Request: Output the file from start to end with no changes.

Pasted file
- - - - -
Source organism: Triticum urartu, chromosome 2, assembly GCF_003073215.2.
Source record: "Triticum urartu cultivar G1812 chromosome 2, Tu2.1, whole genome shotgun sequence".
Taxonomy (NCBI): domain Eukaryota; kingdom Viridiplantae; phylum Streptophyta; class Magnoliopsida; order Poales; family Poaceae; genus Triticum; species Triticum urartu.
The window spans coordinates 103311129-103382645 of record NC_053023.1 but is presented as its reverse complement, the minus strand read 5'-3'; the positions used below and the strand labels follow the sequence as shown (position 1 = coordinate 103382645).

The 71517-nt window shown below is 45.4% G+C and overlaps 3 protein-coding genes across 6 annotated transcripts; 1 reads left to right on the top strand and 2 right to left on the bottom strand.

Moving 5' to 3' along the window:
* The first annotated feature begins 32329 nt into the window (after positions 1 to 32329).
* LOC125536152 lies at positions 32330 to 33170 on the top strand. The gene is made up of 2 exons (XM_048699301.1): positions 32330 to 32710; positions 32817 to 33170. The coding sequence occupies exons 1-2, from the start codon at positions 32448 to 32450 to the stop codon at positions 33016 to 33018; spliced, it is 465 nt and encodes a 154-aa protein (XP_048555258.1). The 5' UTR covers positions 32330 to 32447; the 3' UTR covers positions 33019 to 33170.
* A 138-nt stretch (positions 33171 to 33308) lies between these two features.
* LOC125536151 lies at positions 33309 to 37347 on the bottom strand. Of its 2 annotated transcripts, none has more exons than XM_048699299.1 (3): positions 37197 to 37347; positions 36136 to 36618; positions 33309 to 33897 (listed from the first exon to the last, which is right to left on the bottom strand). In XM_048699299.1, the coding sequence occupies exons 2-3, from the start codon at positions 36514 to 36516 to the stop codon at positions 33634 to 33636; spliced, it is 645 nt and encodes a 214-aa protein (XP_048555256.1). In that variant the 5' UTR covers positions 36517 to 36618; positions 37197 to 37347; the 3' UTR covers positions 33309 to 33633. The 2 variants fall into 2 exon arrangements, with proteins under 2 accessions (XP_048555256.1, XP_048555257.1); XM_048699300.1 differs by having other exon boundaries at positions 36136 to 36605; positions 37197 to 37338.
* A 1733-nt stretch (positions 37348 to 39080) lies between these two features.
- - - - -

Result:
Source organism: Triticum urartu, chromosome 2, assembly GCF_003073215.2.
Source record: "Triticum urartu cultivar G1812 chromosome 2, Tu2.1, whole genome shotgun sequence".
Taxonomy (NCBI): domain Eukaryota; kingdom Viridiplantae; phylum Streptophyta; class Magnoliopsida; order Poales; family Poaceae; genus Triticum; species Triticum urartu.
The window spans coordinates 103311129-103382645 of record NC_053023.1 but is presented as its reverse complement, the minus strand read 5'-3'; the positions used below and the strand labels follow the sequence as shown (position 1 = coordinate 103382645).

The 71517-nt window shown below is 45.4% G+C and overlaps 3 protein-coding genes across 6 annotated transcripts; 1 reads left to right on the top strand and 2 right to left on the bottom strand.

Moving 5' to 3' along the window:
* The first annotated feature begins 32329 nt into the window (after positions 1 to 32329).
* LOC125536152 lies at positions 32330 to 33170 on the top strand. The gene is made up of 2 exons (XM_048699301.1): positions 32330 to 32710; positions 32817 to 33170. The coding sequence occupies exons 1-2, from the start codon at positions 32448 to 32450 to the stop codon at positions 33016 to 33018; spliced, it is 465 nt and encodes a 154-aa protein (XP_048555258.1). The 5' UTR covers positions 32330 to 32447; the 3' UTR covers positions 33019 to 33170.
* A 138-nt stretch (positions 33171 to 33308) lies between these two features.
* LOC125536151 lies at positions 33309 to 37347 on the bottom strand. Of its 2 annotated transcripts, none has more exons than XM_048699299.1 (3): positions 37197 to 37347; positions 36136 to 36618; positions 33309 to 33897 (listed from the first exon to the last, which is right to left on the bottom strand). In XM_048699299.1, the coding sequence occupies exons 2-3, from the start codon at positions 36514 to 36516 to the stop codon at positions 33634 to 33636; spliced, it is 645 nt and encodes a 214-aa protein (XP_048555256.1). In that variant the 5' UTR covers positions 36517 to 36618; positions 37197 to 37347; the 3' UTR covers positions 33309 to 33633. The 2 variants fall into 2 exon arrangements, with proteins under 2 accessions (XP_048555256.1, XP_048555257.1); XM_048699300.1 differs by having other exon boundaries at positions 36136 to 36605; positions 37197 to 37338.
* A 1733-nt stretch (positions 37348 to 39080) lies between these two features.